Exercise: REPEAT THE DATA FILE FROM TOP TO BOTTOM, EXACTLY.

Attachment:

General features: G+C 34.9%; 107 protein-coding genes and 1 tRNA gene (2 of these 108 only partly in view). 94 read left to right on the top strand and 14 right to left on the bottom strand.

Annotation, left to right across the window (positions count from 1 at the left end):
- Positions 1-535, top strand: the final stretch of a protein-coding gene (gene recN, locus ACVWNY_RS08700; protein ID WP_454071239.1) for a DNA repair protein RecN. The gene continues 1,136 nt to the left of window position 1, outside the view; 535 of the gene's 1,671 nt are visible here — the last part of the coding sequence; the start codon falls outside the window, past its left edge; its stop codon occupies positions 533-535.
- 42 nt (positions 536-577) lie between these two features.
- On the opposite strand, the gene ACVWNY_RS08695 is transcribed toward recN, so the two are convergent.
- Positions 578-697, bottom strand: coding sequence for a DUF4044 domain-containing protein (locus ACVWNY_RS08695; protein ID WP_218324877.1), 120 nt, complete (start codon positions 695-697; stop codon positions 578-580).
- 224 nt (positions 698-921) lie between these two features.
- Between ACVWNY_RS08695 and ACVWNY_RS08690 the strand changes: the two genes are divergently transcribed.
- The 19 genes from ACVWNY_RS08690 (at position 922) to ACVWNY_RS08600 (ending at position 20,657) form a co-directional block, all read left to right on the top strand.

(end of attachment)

General features: G+C 34.9%; 107 protein-coding genes and 1 tRNA gene (2 of these 108 only partly in view). 94 read left to right on the top strand and 14 right to left on the bottom strand.

Annotation, left to right across the window (positions count from 1 at the left end):
- Positions 1-535, top strand: the final stretch of a protein-coding gene (gene recN, locus ACVWNY_RS08700; protein ID WP_454071239.1) for a DNA repair protein RecN. The gene continues 1,136 nt to the left of window position 1, outside the view; 535 of the gene's 1,671 nt are visible here — the last part of the coding sequence; the start codon falls outside the window, past its left edge; its stop codon occupies positions 533-535.
- 42 nt (positions 536-577) lie between these two features.
- On the opposite strand, the gene ACVWNY_RS08695 is transcribed toward recN, so the two are convergent.
- Positions 578-697, bottom strand: coding sequence for a DUF4044 domain-containing protein (locus ACVWNY_RS08695; protein ID WP_218324877.1), 120 nt, complete (start codon positions 695-697; stop codon positions 578-580).
- 224 nt (positions 698-921) lie between these two features.
- Between ACVWNY_RS08695 and ACVWNY_RS08690 the strand changes: the two genes are divergently transcribed.
- The 19 genes from ACVWNY_RS08690 (at position 922) to ACVWNY_RS08600 (ending at position 20,657) form a co-directional block, all read left to right on the top strand.